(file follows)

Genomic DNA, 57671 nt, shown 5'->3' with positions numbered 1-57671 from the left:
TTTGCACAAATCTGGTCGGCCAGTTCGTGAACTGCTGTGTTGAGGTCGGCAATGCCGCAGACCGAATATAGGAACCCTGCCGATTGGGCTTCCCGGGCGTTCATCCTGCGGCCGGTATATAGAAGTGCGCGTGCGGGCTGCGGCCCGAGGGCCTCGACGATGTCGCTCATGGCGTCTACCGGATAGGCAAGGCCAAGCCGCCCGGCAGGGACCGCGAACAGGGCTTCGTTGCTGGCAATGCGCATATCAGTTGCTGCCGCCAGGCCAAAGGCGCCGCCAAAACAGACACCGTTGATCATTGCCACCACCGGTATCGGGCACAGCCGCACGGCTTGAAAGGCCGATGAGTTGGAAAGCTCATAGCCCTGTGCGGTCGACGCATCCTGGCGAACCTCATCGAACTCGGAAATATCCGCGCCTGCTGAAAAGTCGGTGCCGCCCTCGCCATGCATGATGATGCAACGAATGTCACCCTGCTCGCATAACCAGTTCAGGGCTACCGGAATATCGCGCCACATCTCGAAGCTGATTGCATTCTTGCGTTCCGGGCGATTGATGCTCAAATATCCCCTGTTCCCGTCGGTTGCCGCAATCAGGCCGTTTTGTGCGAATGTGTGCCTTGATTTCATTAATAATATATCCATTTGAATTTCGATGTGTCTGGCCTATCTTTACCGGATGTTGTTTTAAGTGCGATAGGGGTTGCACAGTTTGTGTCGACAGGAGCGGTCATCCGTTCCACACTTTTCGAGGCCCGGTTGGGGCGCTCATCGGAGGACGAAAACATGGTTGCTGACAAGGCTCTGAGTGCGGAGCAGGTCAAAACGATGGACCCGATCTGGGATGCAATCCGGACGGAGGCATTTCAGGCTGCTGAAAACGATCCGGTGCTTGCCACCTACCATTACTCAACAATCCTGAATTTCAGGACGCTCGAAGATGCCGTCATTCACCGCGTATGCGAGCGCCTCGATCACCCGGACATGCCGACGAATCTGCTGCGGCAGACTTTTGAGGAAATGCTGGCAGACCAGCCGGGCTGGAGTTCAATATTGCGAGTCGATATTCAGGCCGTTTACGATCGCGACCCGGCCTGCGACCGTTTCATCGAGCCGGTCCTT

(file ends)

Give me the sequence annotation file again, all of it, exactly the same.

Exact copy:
Genomic DNA, 57671 nt, shown 5'->3' with positions numbered 1-57671 from the left:
TTTGCACAAATCTGGTCGGCCAGTTCGTGAACTGCTGTGTTGAGGTCGGCAATGCCGCAGACCGAATATAGGAACCCTGCCGATTGGGCTTCCCGGGCGTTCATCCTGCGGCCGGTATATAGAAGTGCGCGTGCGGGCTGCGGCCCGAGGGCCTCGACGATGTCGCTCATGGCGTCTACCGGATAGGCAAGGCCAAGCCGCCCGGCAGGGACCGCGAACAGGGCTTCGTTGCTGGCAATGCGCATATCAGTTGCTGCCGCCAGGCCAAAGGCGCCGCCAAAACAGACACCGTTGATCATTGCCACCACCGGTATCGGGCACAGCCGCACGGCTTGAAAGGCCGATGAGTTGGAAAGCTCATAGCCCTGTGCGGTCGACGCATCCTGGCGAACCTCATCGAACTCGGAAATATCCGCGCCTGCTGAAAAGTCGGTGCCGCCCTCGCCATGCATGATGATGCAACGAATGTCACCCTGCTCGCATAACCAGTTCAGGGCTACCGGAATATCGCGCCACATCTCGAAGCTGATTGCATTCTTGCGTTCCGGGCGATTGATGCTCAAATATCCCCTGTTCCCGTCGGTTGCCGCAATCAGGCCGTTTTGTGCGAATGTGTGCCTTGATTTCATTAATAATATATCCATTTGAATTTCGATGTGTCTGGCCTATCTTTACCGGATGTTGTTTTAAGTGCGATAGGGGTTGCACAGTTTGTGTCGACAGGAGCGGTCATCCGTTCCACACTTTTCGAGGCCCGGTTGGGGCGCTCATCGGAGGACGAAAACATGGTTGCTGACAAGGCTCTGAGTGCGGAGCAGGTCAAAACGATGGACCCGATCTGGGATGCAATCCGGACGGAGGCATTTCAGGCTGCTGAAAACGATCCGGTGCTTGCCACCTACCATTACTCAACAATCCTGAATTTCAGGACGCTCGAAGATGCCGTCATTCACCGCGTATGCGAGCGCCTCGATCACCCGGACATGCCGACGAATCTGCTGCGGCAGACTTTTGAGGAAATGCTGGCAGACCAGCCGGGCTGGAGTTCAATATTGCGAGTCGATATTCAGGCCGTTTACGATCGCGACCCGGCCTGCGACCGTTTCATCGAGCCGGTCCTT